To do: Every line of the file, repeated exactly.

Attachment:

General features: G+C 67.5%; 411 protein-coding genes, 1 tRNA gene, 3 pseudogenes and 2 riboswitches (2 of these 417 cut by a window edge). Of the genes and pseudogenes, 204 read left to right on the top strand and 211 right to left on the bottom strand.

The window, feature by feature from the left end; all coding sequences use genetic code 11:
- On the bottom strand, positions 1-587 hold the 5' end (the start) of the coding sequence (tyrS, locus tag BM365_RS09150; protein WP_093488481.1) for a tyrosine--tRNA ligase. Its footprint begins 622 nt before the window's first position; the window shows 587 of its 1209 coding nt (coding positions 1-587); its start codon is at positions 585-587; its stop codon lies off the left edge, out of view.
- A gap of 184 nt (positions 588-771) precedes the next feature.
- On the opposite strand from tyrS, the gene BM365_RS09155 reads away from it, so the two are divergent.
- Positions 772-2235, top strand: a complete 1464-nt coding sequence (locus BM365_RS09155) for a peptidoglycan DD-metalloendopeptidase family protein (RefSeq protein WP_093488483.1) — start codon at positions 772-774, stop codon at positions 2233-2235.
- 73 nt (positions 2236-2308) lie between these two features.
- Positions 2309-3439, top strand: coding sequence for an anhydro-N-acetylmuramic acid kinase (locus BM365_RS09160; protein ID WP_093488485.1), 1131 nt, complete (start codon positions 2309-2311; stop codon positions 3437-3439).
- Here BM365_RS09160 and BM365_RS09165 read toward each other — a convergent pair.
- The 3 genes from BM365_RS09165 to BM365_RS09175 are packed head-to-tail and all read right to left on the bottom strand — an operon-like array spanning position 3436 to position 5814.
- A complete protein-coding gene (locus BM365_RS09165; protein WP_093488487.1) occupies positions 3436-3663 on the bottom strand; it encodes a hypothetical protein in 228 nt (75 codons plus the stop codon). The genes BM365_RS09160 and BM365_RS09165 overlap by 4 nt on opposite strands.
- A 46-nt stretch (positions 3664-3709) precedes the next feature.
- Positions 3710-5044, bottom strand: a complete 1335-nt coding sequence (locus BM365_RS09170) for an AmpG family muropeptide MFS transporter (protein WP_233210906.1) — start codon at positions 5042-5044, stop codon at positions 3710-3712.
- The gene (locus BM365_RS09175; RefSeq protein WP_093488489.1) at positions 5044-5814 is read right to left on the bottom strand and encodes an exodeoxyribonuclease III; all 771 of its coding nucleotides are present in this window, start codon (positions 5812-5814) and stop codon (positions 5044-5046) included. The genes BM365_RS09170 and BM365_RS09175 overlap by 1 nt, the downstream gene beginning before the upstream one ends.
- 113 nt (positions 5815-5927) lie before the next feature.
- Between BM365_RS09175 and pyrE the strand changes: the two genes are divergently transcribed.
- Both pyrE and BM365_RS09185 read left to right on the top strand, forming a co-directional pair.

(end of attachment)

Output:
General features: G+C 67.5%; 411 protein-coding genes, 1 tRNA gene, 3 pseudogenes and 2 riboswitches (2 of these 417 cut by a window edge). Of the genes and pseudogenes, 204 read left to right on the top strand and 211 right to left on the bottom strand.

The window, feature by feature from the left end; all coding sequences use genetic code 11:
- On the bottom strand, positions 1-587 hold the 5' end (the start) of the coding sequence (tyrS, locus tag BM365_RS09150; protein WP_093488481.1) for a tyrosine--tRNA ligase. Its footprint begins 622 nt before the window's first position; the window shows 587 of its 1209 coding nt (coding positions 1-587); its start codon is at positions 585-587; its stop codon lies off the left edge, out of view.
- A gap of 184 nt (positions 588-771) precedes the next feature.
- On the opposite strand from tyrS, the gene BM365_RS09155 reads away from it, so the two are divergent.
- Positions 772-2235, top strand: a complete 1464-nt coding sequence (locus BM365_RS09155) for a peptidoglycan DD-metalloendopeptidase family protein (RefSeq protein WP_093488483.1) — start codon at positions 772-774, stop codon at positions 2233-2235.
- 73 nt (positions 2236-2308) lie between these two features.
- Positions 2309-3439, top strand: coding sequence for an anhydro-N-acetylmuramic acid kinase (locus BM365_RS09160; protein ID WP_093488485.1), 1131 nt, complete (start codon positions 2309-2311; stop codon positions 3437-3439).
- Here BM365_RS09160 and BM365_RS09165 read toward each other — a convergent pair.
- The 3 genes from BM365_RS09165 to BM365_RS09175 are packed head-to-tail and all read right to left on the bottom strand — an operon-like array spanning position 3436 to position 5814.
- A complete protein-coding gene (locus BM365_RS09165; protein WP_093488487.1) occupies positions 3436-3663 on the bottom strand; it encodes a hypothetical protein in 228 nt (75 codons plus the stop codon). The genes BM365_RS09160 and BM365_RS09165 overlap by 4 nt on opposite strands.
- A 46-nt stretch (positions 3664-3709) precedes the next feature.
- Positions 3710-5044, bottom strand: a complete 1335-nt coding sequence (locus BM365_RS09170) for an AmpG family muropeptide MFS transporter (protein WP_233210906.1) — start codon at positions 5042-5044, stop codon at positions 3710-3712.
- The gene (locus BM365_RS09175; RefSeq protein WP_093488489.1) at positions 5044-5814 is read right to left on the bottom strand and encodes an exodeoxyribonuclease III; all 771 of its coding nucleotides are present in this window, start codon (positions 5812-5814) and stop codon (positions 5044-5046) included. The genes BM365_RS09170 and BM365_RS09175 overlap by 1 nt, the downstream gene beginning before the upstream one ends.
- 113 nt (positions 5815-5927) lie before the next feature.
- Between BM365_RS09175 and pyrE the strand changes: the two genes are divergently transcribed.
- Both pyrE and BM365_RS09185 read left to right on the top strand, forming a co-directional pair.